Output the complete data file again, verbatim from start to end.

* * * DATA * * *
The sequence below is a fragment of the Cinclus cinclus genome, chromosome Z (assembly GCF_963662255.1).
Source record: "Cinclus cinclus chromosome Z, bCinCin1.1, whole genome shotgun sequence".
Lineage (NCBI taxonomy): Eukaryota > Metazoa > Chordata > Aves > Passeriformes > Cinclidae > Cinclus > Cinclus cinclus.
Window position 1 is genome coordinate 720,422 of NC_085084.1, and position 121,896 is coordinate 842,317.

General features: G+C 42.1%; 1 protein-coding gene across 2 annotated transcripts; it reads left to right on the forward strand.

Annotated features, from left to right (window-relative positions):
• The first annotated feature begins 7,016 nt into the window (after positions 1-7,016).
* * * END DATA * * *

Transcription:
The sequence below is a fragment of the Cinclus cinclus genome, chromosome Z (assembly GCF_963662255.1).
Source record: "Cinclus cinclus chromosome Z, bCinCin1.1, whole genome shotgun sequence".
Lineage (NCBI taxonomy): Eukaryota > Metazoa > Chordata > Aves > Passeriformes > Cinclidae > Cinclus > Cinclus cinclus.
Window position 1 is genome coordinate 720,422 of NC_085084.1, and position 121,896 is coordinate 842,317.

General features: G+C 42.1%; 1 protein-coding gene across 2 annotated transcripts; it reads left to right on the forward strand.

Annotated features, from left to right (window-relative positions):
• The first annotated feature begins 7,016 nt into the window (after positions 1-7,016).